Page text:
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Superstable wet foams and lightweight solid composites from nanocellulose and hydrophobic particles

Updated: Feb 2, 2022

Roozbeh Abidnejad, Marco Beaumont, Blaise L. Tardy, Bruno D. Mattos, Orlando J. Rojas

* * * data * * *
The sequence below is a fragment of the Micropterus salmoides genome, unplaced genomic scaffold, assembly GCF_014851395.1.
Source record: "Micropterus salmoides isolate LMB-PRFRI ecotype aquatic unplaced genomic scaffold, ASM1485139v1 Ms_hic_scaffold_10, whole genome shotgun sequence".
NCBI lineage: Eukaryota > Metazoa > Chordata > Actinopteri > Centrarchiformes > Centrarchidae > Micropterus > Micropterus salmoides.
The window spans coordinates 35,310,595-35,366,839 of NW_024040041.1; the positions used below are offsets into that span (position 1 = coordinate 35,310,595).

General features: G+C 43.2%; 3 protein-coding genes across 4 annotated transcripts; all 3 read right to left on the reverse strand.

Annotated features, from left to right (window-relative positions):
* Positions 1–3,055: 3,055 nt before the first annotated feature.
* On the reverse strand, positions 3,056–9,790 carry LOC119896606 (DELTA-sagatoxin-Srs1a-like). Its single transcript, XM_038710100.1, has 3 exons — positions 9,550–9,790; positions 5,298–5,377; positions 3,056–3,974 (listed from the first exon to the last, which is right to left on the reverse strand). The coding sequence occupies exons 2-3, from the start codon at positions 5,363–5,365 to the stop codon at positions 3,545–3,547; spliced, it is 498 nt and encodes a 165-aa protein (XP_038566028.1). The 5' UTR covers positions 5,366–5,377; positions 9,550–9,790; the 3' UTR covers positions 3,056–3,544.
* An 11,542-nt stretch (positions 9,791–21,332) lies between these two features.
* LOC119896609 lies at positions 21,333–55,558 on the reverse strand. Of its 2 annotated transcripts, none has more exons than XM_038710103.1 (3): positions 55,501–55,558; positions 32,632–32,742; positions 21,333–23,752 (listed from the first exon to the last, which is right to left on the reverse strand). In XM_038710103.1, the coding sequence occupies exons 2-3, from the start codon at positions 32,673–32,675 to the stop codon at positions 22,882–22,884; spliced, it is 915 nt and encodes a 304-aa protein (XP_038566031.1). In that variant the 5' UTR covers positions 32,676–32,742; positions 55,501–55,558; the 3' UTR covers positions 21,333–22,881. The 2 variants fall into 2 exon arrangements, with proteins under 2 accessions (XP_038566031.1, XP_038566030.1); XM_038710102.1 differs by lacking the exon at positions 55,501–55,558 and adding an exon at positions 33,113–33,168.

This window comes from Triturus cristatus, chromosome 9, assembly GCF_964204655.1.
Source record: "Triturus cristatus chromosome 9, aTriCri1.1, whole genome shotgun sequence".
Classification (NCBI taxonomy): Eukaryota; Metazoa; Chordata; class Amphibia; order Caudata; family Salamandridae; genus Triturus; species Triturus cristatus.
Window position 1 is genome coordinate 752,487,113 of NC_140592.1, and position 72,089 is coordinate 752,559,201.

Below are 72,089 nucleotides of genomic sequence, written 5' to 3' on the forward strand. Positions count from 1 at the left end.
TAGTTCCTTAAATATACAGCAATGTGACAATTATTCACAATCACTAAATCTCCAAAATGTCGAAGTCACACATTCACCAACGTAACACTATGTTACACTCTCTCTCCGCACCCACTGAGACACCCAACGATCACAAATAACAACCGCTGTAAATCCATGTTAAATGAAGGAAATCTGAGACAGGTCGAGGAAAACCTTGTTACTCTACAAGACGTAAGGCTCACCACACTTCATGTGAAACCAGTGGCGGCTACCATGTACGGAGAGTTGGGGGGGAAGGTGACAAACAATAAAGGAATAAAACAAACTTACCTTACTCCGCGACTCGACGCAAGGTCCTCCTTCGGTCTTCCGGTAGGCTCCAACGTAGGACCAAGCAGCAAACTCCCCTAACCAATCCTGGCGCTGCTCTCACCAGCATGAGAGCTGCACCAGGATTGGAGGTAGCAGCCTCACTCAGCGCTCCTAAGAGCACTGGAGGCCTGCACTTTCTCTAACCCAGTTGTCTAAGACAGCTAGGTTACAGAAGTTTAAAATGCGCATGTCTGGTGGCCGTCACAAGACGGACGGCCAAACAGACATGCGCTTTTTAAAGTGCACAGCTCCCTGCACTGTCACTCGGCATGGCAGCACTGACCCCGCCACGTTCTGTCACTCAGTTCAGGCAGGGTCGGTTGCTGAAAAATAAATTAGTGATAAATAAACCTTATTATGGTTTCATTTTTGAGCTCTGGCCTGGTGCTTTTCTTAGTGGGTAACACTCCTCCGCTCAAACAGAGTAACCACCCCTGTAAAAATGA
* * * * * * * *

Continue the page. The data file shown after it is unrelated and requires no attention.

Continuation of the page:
Abstract: Colloids are suitable options to replace surfactants in the formation of multiphase systems while simultaneously achieving performance benefits. We introduce synergetic combination of colloids for the interfacial stabilization of complex fluids that can be converted into lightweight materials. The strong interactions between high aspect ratio and hydrophilic fibrillated cellulose (CNF) with low aspect ratio hydrophobic particles afford superstable Pickering foams. The foams were used as a scaffolding precursor of porous, solid materials. Compared to foams stabilized by the hydrophobic particles alone, the introduction of CNF significantly increased the foamability (by up to 350%) and foam lifetime. These effects are ascribed to the fibrillar network formed by CNF. The CNF solid fraction regulated the interparticle interactions in the wet foam, delaying or preventing drainage, coarsening, and bubble coalescence. Upon drying, such a complex fluid was transformed into lightweight and strong architectures, which displayed properties that depended on the surface energy of the CNF precursor. We show that CNF combined with hydrophobic particles universally forms superstable complex fluids that can be used as a processing route to synthesize strong composites and lightweight structures.


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